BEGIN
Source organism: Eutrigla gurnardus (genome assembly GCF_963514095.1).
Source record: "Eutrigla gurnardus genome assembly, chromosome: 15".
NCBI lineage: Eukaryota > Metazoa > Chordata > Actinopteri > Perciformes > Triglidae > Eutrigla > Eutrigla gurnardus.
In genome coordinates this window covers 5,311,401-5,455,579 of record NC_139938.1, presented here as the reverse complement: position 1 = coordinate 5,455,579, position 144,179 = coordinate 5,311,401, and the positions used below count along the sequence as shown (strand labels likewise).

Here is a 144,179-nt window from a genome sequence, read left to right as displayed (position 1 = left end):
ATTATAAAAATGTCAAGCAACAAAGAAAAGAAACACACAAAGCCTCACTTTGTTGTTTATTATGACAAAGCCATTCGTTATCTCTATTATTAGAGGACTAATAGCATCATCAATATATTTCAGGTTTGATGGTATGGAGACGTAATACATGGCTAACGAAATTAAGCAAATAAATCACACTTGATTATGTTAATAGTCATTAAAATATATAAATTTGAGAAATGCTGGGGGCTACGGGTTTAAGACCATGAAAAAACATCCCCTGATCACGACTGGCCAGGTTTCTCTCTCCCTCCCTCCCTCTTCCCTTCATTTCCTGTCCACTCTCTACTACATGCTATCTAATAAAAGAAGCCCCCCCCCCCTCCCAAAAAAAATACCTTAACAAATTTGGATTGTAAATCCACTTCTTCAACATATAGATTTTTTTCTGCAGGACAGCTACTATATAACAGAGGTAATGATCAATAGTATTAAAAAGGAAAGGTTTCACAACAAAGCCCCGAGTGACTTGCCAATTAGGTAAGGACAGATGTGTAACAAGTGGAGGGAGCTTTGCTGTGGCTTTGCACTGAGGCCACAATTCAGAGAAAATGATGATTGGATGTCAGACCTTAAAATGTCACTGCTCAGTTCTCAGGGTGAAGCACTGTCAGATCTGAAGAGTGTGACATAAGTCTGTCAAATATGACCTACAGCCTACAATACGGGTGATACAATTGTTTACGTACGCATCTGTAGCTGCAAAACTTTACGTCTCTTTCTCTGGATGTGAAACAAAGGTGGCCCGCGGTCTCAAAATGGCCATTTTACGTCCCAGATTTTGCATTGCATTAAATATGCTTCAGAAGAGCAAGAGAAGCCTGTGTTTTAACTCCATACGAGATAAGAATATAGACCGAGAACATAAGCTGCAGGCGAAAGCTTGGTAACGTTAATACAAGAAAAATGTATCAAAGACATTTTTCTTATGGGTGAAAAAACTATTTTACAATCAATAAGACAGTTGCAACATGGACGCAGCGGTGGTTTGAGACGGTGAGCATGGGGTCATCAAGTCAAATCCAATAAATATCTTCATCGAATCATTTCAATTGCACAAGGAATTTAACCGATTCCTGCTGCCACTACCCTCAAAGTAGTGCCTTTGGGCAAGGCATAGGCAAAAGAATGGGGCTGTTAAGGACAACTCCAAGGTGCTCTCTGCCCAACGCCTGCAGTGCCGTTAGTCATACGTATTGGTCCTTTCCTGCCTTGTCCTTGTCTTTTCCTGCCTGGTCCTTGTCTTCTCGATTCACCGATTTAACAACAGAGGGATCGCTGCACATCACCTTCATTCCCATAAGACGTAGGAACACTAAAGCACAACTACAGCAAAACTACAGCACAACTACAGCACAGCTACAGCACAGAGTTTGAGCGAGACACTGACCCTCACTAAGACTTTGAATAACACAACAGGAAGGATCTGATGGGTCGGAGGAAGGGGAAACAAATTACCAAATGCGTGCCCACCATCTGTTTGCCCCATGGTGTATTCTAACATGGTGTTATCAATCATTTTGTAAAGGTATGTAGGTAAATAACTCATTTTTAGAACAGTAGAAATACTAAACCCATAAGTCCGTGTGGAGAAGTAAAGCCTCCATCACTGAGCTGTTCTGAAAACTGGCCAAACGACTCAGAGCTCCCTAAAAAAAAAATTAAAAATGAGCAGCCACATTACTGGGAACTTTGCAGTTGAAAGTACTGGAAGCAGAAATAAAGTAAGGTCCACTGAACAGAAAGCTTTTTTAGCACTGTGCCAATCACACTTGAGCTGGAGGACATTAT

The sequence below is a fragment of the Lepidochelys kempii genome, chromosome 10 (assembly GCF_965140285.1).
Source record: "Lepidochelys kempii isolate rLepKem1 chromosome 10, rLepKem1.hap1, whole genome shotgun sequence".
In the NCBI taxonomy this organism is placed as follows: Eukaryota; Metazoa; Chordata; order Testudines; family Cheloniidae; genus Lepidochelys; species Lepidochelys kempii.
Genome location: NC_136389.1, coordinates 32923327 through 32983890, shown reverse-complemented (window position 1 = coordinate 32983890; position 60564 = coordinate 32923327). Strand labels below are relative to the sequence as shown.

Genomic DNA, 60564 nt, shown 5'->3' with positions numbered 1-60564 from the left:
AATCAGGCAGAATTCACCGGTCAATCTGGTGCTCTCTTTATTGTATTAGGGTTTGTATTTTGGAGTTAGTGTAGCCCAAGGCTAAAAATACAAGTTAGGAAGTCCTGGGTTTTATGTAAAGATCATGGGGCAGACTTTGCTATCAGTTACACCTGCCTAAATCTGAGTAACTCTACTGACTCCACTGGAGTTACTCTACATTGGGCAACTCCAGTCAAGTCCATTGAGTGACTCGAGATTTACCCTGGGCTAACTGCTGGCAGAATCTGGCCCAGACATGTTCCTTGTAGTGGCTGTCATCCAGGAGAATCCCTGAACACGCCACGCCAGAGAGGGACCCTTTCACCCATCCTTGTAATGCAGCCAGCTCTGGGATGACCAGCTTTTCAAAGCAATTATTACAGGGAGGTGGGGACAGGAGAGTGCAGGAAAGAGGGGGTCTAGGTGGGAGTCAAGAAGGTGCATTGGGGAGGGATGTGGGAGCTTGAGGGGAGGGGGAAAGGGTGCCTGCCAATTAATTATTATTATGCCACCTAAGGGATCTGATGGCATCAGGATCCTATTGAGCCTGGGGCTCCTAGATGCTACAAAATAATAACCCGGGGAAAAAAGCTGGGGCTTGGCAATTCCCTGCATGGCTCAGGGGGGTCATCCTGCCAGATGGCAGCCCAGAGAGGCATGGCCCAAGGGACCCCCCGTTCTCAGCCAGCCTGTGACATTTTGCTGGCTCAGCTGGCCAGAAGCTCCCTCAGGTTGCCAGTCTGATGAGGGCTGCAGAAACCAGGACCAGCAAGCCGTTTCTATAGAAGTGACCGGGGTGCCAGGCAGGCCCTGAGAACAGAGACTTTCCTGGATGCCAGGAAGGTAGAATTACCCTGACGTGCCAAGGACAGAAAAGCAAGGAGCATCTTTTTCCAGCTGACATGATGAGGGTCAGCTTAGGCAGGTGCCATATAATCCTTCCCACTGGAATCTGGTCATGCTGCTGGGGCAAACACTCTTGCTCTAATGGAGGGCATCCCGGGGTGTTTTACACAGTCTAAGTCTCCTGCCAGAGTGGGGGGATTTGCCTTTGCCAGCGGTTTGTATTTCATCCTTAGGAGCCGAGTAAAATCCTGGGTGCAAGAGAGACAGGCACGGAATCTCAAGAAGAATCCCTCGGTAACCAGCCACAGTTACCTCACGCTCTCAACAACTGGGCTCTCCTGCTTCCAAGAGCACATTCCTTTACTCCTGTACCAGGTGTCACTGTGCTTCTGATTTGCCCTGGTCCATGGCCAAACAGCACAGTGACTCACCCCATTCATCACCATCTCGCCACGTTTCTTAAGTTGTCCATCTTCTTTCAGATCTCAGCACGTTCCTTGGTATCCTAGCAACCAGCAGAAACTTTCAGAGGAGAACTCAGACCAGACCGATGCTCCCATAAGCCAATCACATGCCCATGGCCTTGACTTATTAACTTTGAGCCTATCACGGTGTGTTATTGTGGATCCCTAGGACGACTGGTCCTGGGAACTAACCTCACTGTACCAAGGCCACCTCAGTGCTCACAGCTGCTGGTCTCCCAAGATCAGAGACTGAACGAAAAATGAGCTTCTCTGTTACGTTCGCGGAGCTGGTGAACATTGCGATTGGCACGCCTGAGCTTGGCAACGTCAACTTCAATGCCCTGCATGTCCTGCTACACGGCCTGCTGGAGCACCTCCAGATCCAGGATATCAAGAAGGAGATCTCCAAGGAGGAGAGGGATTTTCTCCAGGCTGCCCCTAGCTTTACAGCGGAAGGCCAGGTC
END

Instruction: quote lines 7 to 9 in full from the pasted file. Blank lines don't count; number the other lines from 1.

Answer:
The sequence below is a fragment of the Lepidochelys kempii genome, chromosome 10 (assembly GCF_965140285.1).
Source record: "Lepidochelys kempii isolate rLepKem1 chromosome 10, rLepKem1.hap1, whole genome shotgun sequence".
In the NCBI taxonomy this organism is placed as follows: Eukaryota; Metazoa; Chordata; order Testudines; family Cheloniidae; genus Lepidochelys; species Lepidochelys kempii.